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Never To Be Forgotten

Exterior of the Stewart Indian School

Never To Be Forgotten

Beginning in the late 19th century, kidnapping Indigenous children and placing them in boarding schools was part of the U.S. government’s plan to assimilate Native children into “American” culture while simultaneously breaking up the remaining tribes.

I love learning from history, but there was no mention of the Stewart Indian School or the more than 400 other Indigenous boarding schools in the United States in the high school or college history classes I took (which is a disgrace). 

So I was glad when Francine Burge, the Public Relations Manager for Nevada Tourism & Cultural Affairs, arranged a private tour of the Stewart Indian School Cultural Center and Museum in Carson City. 

Stewart Indian School Living Legacy 

As shared on The mission of the Stewart Indian School Living Legacy is to educate visitors about the experiences of American Indian children removed from their homelands, families and culture and celebrate their resilience through interpretation and revitalization of the Stewart campus.

Map of the Stewart Indian School campus, showing what different buildings are
The 110-acre National Historic District contains 65 historic buildings.

The Stewart Indian School landscape preservation plan was developed in 2009, and in 2015, the Nevada State Legislature passed a bill designating the State of Nevada Indian Commission as the coordinating agency for activities and uses of the School.

The current 110-acre National Historic District contains 65 historic buildings memorializing this tragic chapter in our country’s history. 

A History of Abuse

When Stewart opened in 1890, the intent was to assimilate children from the Washoe, Paiute and Shoshone tribes from Nevada’s Great Basin, which stretches from the Rocky Mountains to the Sierra Nevadas and covers parts of Oregon, California, Arizona, New Mexico, Wyoming, Colorado, most of Nevada and all of Utah. Eventually, children from more than 200 western tribes attended the school. 

The federal government’s assimilation policy responsible for constructing Stewart and the other 407 Native boarding schools in the U.S. created an environment that meets the United Nations’ definition of genocide.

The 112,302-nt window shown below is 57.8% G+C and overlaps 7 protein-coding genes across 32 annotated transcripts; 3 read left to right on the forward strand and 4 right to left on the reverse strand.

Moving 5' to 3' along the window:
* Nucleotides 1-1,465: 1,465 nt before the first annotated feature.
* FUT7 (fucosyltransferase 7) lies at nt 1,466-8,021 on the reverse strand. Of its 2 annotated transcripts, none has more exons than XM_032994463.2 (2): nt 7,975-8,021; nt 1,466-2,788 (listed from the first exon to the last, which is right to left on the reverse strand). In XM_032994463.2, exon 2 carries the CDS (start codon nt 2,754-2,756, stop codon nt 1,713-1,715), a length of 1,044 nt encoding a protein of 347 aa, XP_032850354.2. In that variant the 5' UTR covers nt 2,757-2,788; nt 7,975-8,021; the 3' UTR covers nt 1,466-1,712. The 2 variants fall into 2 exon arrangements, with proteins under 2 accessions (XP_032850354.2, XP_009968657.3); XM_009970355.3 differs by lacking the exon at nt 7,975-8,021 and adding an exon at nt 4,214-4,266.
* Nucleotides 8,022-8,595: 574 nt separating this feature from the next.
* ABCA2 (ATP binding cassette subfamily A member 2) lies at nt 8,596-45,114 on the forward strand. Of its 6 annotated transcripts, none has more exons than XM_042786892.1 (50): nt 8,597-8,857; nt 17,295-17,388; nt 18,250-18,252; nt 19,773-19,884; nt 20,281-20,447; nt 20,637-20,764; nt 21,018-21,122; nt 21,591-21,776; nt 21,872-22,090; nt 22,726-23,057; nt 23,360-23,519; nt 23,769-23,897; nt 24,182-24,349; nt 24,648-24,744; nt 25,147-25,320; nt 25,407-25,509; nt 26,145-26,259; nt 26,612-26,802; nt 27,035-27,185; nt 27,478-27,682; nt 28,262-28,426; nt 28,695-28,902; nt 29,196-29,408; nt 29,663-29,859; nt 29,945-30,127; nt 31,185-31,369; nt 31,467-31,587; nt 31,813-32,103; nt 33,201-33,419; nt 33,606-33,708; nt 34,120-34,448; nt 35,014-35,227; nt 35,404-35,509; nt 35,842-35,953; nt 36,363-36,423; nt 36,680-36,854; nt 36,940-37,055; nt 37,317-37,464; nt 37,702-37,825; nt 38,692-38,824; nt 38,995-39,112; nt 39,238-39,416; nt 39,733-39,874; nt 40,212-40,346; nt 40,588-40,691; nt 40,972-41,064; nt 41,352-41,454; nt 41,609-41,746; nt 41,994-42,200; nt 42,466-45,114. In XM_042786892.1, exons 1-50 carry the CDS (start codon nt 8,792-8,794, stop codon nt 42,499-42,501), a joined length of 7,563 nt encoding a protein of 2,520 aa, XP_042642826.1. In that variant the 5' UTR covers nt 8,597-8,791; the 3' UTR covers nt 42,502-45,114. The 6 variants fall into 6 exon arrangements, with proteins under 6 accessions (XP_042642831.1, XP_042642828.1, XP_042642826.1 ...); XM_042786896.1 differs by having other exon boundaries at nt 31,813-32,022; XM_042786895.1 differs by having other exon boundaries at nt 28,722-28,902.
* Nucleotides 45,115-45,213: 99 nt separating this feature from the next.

Painting of Henry Moses Rupert, a member of the first graduating class of Stewart Indian School
Henry Moses Rupert was a member of the first graduating class of Stewart Indian School.

Learning about children as young as four being taken from their families was mortifying. They lived in large dormitories with other children, most of whom they didn’t know as they were from different tribes. All told, 20,320 children attended Stewart until it closed in 1980. 

Stacey Montooth, the executive director of the Nevada Indian Commission, shared stories with me about her family members who were at the school over various decades. She didn’t realize one of her ancestors was in a prominent photo in the museum until another relative told her during a visit. 

Stacey also explained how generational trauma has impacted the Indigenous tribes in North America and how attending boarding schools amplified the children’s trauma. Imagine the negative impact on your family of your young child being kidnapped and forced into a boarding school based on a military school philosophy – uniforms, marching, short hair (more on that later), no Native languages allowed, English only. 

Destroying a Culture

Indigenous cultures consider hair to be a sixth sense, and many only cut their hair to honor the death of an elder. From “In many tribes, it is believed that a person’s long hair represents a strong cultural identity. This strong cultural identity promotes self-esteem, self-respect, a sense of belonging, and a healthy sense of pride.” Children often cried during their haircuts, furthering their traumatic experiences.